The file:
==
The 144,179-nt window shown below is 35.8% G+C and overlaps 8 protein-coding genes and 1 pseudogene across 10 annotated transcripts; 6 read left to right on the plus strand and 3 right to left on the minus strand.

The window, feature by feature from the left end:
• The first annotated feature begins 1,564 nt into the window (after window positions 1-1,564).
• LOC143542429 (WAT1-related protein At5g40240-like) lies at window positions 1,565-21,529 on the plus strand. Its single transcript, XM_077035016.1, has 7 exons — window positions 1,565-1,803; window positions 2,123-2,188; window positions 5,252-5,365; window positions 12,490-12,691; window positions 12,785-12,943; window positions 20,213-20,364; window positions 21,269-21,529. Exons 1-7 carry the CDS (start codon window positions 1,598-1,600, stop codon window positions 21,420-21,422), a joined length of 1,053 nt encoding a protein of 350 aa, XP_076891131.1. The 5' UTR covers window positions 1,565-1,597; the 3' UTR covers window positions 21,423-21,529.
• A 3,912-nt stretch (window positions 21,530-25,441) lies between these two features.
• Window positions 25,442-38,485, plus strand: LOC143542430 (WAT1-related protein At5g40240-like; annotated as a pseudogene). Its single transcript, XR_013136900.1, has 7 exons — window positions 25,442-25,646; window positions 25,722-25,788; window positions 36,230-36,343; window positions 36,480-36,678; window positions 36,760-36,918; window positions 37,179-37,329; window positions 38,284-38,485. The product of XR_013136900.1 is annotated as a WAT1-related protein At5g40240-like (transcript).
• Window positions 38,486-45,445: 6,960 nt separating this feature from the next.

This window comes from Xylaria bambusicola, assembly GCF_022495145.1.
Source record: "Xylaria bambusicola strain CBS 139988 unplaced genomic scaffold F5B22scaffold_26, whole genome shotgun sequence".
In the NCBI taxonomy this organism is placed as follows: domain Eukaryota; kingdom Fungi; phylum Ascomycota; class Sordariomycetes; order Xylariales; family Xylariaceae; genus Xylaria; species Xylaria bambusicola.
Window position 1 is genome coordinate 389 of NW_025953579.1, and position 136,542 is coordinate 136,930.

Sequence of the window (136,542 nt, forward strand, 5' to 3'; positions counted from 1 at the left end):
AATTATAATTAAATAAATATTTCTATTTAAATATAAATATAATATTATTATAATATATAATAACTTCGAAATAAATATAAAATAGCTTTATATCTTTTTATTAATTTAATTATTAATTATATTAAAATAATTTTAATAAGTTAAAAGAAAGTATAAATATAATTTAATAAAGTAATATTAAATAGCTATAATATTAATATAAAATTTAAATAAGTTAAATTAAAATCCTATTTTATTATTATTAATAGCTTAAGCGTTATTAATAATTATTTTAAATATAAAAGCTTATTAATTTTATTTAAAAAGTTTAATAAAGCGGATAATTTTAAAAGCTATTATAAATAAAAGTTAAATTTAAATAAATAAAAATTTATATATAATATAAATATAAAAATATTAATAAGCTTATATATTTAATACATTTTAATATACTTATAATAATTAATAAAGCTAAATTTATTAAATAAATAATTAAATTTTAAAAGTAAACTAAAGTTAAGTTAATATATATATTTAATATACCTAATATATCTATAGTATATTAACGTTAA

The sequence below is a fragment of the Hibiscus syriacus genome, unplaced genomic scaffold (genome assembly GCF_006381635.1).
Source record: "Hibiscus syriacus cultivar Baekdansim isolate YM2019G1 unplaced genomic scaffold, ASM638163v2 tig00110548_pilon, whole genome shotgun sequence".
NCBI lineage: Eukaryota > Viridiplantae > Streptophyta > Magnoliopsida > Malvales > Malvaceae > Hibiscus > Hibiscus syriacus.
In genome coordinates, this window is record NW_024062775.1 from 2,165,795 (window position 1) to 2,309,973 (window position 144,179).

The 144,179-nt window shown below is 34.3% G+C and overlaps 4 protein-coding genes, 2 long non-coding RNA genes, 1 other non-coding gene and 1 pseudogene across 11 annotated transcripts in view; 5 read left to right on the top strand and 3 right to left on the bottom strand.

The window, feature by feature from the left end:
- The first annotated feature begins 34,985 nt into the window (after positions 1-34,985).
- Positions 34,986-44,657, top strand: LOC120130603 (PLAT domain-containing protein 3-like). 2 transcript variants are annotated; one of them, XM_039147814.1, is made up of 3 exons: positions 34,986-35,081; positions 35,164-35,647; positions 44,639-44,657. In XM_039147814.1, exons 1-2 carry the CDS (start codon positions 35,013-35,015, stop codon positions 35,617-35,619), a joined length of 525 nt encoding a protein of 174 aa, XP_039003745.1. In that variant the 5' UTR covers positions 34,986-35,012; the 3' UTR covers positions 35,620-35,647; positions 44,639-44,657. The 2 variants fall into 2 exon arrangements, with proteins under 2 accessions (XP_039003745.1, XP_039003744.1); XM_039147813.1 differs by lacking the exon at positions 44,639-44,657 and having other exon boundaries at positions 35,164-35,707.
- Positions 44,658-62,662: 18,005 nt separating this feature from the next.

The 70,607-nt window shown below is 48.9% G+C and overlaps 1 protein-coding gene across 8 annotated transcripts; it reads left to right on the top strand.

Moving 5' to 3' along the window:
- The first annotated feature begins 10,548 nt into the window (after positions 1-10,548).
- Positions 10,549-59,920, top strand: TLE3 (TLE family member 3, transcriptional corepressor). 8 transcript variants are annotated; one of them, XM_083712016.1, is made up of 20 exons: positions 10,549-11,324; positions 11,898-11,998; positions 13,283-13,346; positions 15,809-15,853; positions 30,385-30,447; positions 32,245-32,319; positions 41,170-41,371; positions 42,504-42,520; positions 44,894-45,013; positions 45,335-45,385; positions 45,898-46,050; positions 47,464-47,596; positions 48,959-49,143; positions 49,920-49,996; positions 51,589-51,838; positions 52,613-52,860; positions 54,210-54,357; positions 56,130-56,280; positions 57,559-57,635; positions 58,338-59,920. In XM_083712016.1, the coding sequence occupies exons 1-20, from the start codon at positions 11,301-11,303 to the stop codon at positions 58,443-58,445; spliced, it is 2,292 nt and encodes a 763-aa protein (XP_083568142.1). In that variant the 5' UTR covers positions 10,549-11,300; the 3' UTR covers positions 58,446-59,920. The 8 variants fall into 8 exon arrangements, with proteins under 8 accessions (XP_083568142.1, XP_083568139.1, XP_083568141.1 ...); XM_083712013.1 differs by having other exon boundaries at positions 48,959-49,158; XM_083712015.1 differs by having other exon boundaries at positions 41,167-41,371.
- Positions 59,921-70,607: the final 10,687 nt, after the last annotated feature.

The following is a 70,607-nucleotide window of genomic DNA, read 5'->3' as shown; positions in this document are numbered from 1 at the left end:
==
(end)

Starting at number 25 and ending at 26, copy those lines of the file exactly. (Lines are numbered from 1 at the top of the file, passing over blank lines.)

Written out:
- The first annotated feature begins 10,548 nt into the window (after positions 1-10,548).
- Positions 10,549-59,920, top strand: TLE3 (TLE family member 3, transcriptional corepressor). 8 transcript variants are annotated; one of them, XM_083712016.1, is made up of 20 exons: positions 10,549-11,324; positions 11,898-11,998; positions 13,283-13,346; positions 15,809-15,853; positions 30,385-30,447; positions 32,245-32,319; positions 41,170-41,371; positions 42,504-42,520; positions 44,894-45,013; positions 45,335-45,385; positions 45,898-46,050; positions 47,464-47,596; positions 48,959-49,143; positions 49,920-49,996; positions 51,589-51,838; positions 52,613-52,860; positions 54,210-54,357; positions 56,130-56,280; positions 57,559-57,635; positions 58,338-59,920. In XM_083712016.1, the coding sequence occupies exons 1-20, from the start codon at positions 11,301-11,303 to the stop codon at positions 58,443-58,445; spliced, it is 2,292 nt and encodes a 763-aa protein (XP_083568142.1). In that variant the 5' UTR covers positions 10,549-11,300; the 3' UTR covers positions 58,446-59,920. The 8 variants fall into 8 exon arrangements, with proteins under 8 accessions (XP_083568142.1, XP_083568139.1, XP_083568141.1 ...); XM_083712013.1 differs by having other exon boundaries at positions 48,959-49,158; XM_083712015.1 differs by having other exon boundaries at positions 41,167-41,371.